Monday, November 4, 2013

Noah Young, Unicorn Dream

Noah Young, originally known as Richard Youngstein, is a fine contrabassist, jazz composer, perhaps lesser known out there yet a fundamentally important figure in avant-free jazz from its formative period in the '60s on. He came on the scene in Roswell Rudd and Robin Kenyatta's respective groups, played with Carla Bley on Escalator Over the Hill, with Jimmy Giuffre, all kinds of seminal folks. He married and raised a family, found that the gigs were not enough to sustain him, ended up training and practicing as a licensed psychotherapist. He lost his beloved wife to cancer years ago. Now he himself is quite ill, and can no longer play because of neurological complications. But he is a living force on social media, coming up with inspiring thoughts, culling from wisdom from the east, and struggling to stay here on this earth to help others. I count him as a friend, full disclosure here, so my words are not entirely impartial. But as we know there is no such thing as impartial. We are by nature partial beings. And I would not be writing this if I didn't feel strongly about the value of his music. So we press on.

He put out his own album on LP in 1980. Unicorn Dream (Laughing Angel 33). It is out of print at the moment but somebody should do something about that. If you look around on the net you may be able to find a copy nonetheless. It's become a part of yesterday. But it sounds like today.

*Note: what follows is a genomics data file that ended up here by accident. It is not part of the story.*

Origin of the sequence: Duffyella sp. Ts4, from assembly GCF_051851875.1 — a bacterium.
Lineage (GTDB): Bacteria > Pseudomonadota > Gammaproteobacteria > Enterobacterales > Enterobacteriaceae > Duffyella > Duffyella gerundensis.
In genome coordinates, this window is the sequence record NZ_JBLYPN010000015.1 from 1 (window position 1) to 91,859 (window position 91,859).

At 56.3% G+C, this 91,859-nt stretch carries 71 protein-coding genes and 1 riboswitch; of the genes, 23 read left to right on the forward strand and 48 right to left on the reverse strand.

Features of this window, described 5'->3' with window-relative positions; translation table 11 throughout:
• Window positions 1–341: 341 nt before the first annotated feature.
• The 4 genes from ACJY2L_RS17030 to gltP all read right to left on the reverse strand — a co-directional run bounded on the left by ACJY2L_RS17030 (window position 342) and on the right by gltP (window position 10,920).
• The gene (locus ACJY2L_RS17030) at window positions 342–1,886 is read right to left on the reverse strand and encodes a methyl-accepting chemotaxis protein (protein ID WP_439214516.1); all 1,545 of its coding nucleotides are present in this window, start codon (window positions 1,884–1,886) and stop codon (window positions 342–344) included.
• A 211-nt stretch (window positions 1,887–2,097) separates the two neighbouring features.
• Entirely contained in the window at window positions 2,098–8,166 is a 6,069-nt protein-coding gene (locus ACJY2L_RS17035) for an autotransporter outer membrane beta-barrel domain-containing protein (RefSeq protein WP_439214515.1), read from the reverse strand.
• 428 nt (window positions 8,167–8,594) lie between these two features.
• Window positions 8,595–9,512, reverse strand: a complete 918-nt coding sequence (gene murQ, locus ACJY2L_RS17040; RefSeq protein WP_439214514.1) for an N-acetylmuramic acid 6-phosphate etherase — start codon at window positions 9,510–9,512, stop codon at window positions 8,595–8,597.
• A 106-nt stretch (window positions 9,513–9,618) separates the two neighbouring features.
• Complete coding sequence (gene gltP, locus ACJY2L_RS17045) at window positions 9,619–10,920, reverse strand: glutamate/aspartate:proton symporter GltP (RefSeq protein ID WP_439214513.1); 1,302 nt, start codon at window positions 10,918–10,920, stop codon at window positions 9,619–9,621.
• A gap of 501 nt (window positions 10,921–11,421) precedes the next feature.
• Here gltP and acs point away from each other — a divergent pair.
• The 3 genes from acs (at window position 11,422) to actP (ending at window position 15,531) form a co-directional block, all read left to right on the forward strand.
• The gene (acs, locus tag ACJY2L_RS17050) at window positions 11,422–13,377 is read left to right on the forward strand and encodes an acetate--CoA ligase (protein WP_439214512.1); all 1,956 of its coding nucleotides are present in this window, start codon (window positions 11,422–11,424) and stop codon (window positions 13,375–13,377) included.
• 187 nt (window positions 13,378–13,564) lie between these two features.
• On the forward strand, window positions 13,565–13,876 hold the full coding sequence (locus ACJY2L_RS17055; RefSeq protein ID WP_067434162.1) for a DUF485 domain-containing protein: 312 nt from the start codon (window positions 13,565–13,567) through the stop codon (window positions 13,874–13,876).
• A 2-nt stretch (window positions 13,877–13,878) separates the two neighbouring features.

The album presents various avant-free-contemporary jazz segments in ever shifting combinations. Most of the compositions are Noah's and they are excellent. There's one by Andy LaVerne and that one has a mid-period Corea feel to it. The rest are post-Ornettian and prime examples at that. Noah plays excellently on contrabass throughout, whether out-walking, soloing with a very inventive and hip outlook, or as a member of the ensemble, a horn-like presence. There's one, the title cut, which is Noah overdubbed to form an acoustic bass quartet and that's something to hear--it has teeth!! And then there are shifting group configurations from cut to cut. Cleve Pozar, a fabulous drummer that needs to be remembered and heard, is a near continual presence and he sounds terrific. But then so does Mark Whitecage (on alto and flute), Bobby Naughton (vibes), Perry Robinson (of course clarinet) and Peter Loeb on tenor, who I don't believe I've heard previously but turns in a fine performance.

This is one of those releases that may have slipped through the cracks back then for many listeners, but there was no justice in that. In fact it is essential, excellent listening whether you love a bass played with true artistry or you just want to hear some primo avant jazz from the era. It's as good as it sounds on paper if you know the names. Or even better. And if you don't, here is your chance.

Try and find a copy! It will gladden Noah's heart if you listen. Mine, too. This is the real deal!

2 comments:

  1. Noah is golden. He is also a friend. BEST MAN EVER!!!

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  2. Amen, Justice. And this is music that sounds as good as ever.
    Thanks,
    Grego

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